Last week, I was invited to one of the biggest tourism events in Davao Region, the Visit Davao Fun Sale. As it celebrates its 4th year, we were thrilled to get to experience Davao Oriental in a different way than I normally would.
This time, we stayed in the city for a longer time before heading to the blue waters of Dahican to enjoy some sea and sand time.
The Sleeping Dinosaur
You know you’re near Mati City if you’re on the zigzag roads in the hilly Brgy. Badas. This is also where you can find the iconic set of hills positioned like a Sleeping Dinosaur. There is a little stopover that has a shed and concrete slabs where you can take photos with the Dino behind you.
Despite passing by this more times than I can count, I always take a photo whenever I bring first timers to the area. Like a wave, each photo I take is always different. Sometimes the Dino is brown when it’s summer season but since it’s been raining, the Dino is well-watered so it’s bright green.
It was almost noontime when we arrived so the light was shining perfectly on the ocean. The bright blue hues could clearly be seen from where we were. Always such a beautiful sight for me.
Cheap and delicious food – these are things that I make me go back to Mati City. A trip to will never be complete without a taste of Seaside Restaurant’s empanadas. It’s amusing how pasalubong from Mati City always translates to a box of freshly cooked emapanadas.
Located conveniently on Quezon Street (a few meters away from the city’s bay walk) where I fondly call Mati’s food capital because this is the street where almost all the must-try food establishments are located. You can buy an empanada for Php10 a piece and Php160 for 15 pieces.
A few notable stops aside from Seaside Restaurant is Ciangi’s, Chika Deli and Paseo where lot of little food stalls to choose from: great desserts like homemade mango float for Php25, fruit shakes at Php35 and more. I’ll have to dedicate another separate story about food in Mati City because there’s just a lot of delicious cheap thrills you can find in just one area.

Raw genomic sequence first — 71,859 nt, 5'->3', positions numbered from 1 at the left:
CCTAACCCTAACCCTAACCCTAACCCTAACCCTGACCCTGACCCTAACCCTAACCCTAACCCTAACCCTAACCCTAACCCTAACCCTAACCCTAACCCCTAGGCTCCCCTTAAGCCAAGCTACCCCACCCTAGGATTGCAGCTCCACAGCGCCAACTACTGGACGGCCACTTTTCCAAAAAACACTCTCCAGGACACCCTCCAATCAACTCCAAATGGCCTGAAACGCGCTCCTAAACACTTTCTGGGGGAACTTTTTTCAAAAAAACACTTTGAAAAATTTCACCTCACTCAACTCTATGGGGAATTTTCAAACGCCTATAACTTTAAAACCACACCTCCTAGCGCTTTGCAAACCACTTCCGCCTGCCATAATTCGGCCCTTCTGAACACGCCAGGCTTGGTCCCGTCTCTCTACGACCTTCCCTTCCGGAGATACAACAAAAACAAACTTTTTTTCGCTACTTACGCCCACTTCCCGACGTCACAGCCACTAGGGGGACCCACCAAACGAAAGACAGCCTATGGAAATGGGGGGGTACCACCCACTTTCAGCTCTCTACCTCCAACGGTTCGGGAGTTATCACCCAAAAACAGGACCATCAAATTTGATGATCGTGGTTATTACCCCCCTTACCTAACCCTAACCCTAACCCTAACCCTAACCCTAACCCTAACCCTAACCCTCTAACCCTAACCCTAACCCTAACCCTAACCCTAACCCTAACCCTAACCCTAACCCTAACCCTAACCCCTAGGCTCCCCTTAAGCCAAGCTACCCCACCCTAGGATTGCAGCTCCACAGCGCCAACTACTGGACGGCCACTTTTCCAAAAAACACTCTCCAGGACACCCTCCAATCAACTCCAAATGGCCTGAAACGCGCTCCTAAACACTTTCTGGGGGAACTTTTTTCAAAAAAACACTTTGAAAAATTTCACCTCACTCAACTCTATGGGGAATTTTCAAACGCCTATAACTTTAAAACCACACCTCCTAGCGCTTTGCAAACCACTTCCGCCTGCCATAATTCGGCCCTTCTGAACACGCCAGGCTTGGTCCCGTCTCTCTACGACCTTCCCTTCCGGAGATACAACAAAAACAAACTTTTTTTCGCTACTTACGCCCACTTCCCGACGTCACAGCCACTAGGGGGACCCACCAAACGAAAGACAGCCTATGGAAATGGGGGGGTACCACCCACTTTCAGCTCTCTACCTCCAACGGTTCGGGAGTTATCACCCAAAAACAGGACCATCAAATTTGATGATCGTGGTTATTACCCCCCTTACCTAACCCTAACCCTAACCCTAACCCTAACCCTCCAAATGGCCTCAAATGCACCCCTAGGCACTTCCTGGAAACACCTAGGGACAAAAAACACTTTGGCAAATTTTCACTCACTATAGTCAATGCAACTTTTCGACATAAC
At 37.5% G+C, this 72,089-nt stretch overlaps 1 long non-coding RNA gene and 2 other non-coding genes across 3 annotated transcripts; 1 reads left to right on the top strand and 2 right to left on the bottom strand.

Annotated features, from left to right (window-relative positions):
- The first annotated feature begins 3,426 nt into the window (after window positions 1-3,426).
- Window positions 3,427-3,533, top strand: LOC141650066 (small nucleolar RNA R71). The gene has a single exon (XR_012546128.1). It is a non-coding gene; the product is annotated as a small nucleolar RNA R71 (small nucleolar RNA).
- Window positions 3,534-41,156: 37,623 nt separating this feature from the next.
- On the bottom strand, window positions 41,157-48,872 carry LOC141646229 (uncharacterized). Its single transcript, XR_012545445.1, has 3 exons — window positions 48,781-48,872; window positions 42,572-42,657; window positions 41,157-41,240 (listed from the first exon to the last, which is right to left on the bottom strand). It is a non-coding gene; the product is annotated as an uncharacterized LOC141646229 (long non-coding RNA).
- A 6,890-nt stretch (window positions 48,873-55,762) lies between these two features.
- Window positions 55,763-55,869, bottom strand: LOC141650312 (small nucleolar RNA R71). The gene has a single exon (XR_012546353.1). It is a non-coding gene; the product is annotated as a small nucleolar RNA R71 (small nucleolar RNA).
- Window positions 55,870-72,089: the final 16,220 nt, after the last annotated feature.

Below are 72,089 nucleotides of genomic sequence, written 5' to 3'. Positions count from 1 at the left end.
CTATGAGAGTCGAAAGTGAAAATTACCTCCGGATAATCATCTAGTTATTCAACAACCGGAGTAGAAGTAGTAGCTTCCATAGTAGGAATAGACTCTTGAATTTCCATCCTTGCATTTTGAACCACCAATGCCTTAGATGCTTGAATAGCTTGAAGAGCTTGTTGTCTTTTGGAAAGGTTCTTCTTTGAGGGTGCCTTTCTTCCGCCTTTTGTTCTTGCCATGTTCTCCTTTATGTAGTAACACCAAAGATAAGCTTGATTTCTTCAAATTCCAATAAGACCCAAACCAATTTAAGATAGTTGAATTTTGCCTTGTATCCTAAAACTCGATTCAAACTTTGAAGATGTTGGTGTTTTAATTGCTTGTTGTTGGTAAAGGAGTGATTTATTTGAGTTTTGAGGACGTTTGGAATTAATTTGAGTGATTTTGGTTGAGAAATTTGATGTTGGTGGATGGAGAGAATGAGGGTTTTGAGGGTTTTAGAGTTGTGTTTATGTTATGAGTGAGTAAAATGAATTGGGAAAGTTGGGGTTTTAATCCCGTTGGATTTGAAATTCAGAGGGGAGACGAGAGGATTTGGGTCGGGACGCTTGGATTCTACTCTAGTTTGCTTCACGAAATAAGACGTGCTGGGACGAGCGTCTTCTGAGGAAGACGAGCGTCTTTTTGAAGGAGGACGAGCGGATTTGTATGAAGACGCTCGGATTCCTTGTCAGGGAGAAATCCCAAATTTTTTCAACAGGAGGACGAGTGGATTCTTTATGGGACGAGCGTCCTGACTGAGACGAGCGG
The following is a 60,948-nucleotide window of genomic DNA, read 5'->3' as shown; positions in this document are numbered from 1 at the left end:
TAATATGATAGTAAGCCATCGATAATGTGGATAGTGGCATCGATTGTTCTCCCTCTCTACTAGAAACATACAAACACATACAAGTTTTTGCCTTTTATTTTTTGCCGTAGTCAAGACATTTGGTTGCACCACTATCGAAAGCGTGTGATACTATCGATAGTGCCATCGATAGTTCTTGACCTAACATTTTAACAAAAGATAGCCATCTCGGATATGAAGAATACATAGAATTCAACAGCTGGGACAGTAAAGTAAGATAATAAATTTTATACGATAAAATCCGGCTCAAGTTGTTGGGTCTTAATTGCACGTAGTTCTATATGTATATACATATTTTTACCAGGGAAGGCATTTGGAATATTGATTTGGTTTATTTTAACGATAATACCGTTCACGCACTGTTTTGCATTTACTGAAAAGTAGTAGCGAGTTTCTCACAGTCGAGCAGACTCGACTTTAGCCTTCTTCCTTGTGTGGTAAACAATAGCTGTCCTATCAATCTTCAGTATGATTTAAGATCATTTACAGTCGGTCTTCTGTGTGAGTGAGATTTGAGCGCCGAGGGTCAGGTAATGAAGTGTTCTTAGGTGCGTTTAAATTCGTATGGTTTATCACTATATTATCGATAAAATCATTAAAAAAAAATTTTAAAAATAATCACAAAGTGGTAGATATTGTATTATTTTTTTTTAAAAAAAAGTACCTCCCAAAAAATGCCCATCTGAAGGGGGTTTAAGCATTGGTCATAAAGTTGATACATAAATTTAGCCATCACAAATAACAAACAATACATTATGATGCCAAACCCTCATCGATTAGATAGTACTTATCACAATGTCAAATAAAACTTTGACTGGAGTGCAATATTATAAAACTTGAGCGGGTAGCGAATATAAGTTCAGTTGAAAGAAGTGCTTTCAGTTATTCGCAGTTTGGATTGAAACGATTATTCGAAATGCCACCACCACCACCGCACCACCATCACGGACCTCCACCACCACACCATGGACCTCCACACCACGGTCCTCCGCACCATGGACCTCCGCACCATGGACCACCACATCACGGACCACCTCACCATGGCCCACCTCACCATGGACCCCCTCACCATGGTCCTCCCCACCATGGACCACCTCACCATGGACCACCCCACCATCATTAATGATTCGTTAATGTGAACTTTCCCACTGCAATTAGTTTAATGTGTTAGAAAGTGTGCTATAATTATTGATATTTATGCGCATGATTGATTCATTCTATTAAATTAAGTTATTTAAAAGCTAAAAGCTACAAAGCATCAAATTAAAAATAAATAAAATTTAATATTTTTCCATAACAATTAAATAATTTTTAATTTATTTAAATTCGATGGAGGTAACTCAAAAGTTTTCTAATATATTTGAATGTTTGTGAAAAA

It was my second time to be here. I love visiting museums because there’s just so much to learn about every place. You can never stop learning and it’s always refreshingly fun to do so.
There’s a saying that you never learn the same things from reading a book twice. I thought I won’t learn anything new in the museum because I’ve been here. I learned that Subangan actually means east in Mandaya (this is a rough translation, I hope I heard it right).
Turns out that there were a few new additions to the place, like the Typhoon Pablo display where you could see photos from different places in Davao Oriental that were hit by the typhoon.
There was also a video inside this room where a compilation of all that had happened can be watched. This display is found at the ground floor just beside the entrance. The doors to the Typhoon Pablo display is quite noticeable because of its intricate wooden design.
Actually, all of the museum is designed so thoughtfully. A beautiful combination of art and great taste in design, I must say. I’m no architect but my sister is so maybe that gives me a little eye for design.
We also got to try on Davao Oriental native tribal outfits. The museum had an assortment of outfits with different sizes so each person can get a feel of wearing tribal clothing.
Subangan Museum is located along the highway leading to Dahican if you’re coming from Mati city. The entrance fees are P100 for foreign nationals, P50 for locals, P30 for residents, P20 for senior citizens and students outside Davao Oriental and P10 for students and children within Davao Oriental.
Next week, I’ll talk about our trip further up to Pusan Point and Aliwagwag Falls. Visit my blog: www.millennialmermaid.com for more photos and stories!